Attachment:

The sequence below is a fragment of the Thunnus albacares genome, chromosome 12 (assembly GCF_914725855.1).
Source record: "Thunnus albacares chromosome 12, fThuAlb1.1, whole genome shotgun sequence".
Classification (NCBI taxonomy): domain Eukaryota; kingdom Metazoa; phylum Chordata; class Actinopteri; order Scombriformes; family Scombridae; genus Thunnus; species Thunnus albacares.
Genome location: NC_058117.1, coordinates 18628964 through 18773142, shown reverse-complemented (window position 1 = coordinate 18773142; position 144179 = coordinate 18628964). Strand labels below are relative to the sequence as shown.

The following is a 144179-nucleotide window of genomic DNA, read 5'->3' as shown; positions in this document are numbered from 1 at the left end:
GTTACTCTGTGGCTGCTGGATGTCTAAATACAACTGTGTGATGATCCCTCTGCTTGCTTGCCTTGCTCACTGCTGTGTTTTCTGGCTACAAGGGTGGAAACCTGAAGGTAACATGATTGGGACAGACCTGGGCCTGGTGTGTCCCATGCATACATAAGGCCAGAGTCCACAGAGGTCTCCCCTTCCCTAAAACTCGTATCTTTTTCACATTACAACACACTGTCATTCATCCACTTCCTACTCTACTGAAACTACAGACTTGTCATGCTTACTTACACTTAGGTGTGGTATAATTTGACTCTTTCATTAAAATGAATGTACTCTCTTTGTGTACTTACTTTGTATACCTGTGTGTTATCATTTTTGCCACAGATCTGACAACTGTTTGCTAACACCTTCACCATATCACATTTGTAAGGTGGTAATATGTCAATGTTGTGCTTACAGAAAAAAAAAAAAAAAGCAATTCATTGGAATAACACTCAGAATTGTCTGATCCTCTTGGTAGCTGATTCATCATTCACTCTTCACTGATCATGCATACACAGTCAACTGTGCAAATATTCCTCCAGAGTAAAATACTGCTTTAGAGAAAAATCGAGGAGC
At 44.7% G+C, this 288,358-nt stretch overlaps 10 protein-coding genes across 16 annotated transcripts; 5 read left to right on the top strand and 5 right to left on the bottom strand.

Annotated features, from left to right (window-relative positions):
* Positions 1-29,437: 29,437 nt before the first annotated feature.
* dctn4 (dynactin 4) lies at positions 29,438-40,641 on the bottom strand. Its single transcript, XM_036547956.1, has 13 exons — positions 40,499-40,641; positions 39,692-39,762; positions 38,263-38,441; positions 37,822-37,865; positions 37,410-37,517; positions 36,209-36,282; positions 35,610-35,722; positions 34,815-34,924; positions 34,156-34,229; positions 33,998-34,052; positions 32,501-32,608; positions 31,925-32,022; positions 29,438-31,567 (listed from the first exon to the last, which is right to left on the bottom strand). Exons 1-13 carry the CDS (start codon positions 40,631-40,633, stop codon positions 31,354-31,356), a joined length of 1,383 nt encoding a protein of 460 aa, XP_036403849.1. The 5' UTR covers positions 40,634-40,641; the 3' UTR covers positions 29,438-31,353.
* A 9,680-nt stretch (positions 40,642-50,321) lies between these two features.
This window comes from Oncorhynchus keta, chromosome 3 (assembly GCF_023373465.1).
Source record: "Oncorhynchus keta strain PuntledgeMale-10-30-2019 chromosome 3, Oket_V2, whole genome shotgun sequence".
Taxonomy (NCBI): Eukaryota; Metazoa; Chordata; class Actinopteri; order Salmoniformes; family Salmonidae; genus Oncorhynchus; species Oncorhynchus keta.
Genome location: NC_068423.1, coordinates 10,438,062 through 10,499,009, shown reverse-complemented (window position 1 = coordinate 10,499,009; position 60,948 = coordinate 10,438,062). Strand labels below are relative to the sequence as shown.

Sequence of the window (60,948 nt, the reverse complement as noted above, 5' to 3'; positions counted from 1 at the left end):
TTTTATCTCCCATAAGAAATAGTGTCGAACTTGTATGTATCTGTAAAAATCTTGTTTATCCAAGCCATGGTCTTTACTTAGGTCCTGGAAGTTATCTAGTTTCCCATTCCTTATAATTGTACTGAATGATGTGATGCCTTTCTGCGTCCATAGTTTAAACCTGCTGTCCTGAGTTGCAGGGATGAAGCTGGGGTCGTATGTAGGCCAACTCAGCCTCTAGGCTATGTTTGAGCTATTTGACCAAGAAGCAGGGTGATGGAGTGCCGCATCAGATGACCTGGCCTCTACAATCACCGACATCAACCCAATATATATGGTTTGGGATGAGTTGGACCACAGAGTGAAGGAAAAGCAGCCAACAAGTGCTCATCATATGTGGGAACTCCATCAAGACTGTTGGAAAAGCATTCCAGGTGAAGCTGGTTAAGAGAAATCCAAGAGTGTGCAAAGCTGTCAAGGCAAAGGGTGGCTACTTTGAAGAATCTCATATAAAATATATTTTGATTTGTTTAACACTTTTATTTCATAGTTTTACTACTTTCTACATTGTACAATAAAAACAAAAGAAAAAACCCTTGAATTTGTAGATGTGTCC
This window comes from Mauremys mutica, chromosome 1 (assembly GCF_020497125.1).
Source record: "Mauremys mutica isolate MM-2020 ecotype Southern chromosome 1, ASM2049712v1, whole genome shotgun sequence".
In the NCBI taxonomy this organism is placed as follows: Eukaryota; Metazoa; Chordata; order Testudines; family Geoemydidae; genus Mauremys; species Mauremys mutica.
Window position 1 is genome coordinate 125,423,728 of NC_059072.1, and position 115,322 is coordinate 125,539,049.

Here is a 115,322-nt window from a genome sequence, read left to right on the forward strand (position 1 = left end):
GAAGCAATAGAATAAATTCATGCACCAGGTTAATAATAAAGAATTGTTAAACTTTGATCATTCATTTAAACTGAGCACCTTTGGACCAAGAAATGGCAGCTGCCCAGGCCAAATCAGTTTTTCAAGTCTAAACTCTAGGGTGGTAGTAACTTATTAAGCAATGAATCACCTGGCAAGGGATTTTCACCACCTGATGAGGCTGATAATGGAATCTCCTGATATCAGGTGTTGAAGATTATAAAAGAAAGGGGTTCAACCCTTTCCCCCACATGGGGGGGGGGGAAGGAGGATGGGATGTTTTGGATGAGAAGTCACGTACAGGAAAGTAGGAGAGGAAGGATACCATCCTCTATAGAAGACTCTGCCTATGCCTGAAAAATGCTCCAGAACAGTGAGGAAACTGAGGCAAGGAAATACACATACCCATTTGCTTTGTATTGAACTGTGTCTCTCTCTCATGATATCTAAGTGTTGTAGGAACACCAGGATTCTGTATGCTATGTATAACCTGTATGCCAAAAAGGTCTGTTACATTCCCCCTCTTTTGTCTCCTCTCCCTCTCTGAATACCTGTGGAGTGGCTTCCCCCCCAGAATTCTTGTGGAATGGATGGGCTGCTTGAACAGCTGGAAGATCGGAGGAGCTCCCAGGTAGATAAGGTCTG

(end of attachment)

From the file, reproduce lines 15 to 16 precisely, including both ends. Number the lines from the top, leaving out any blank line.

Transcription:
Genome location: NC_068423.1, coordinates 10,438,062 through 10,499,009, shown reverse-complemented (window position 1 = coordinate 10,499,009; position 60,948 = coordinate 10,438,062). Strand labels below are relative to the sequence as shown.

Sequence of the window (60,948 nt, the reverse complement as noted above, 5' to 3'; positions counted from 1 at the left end):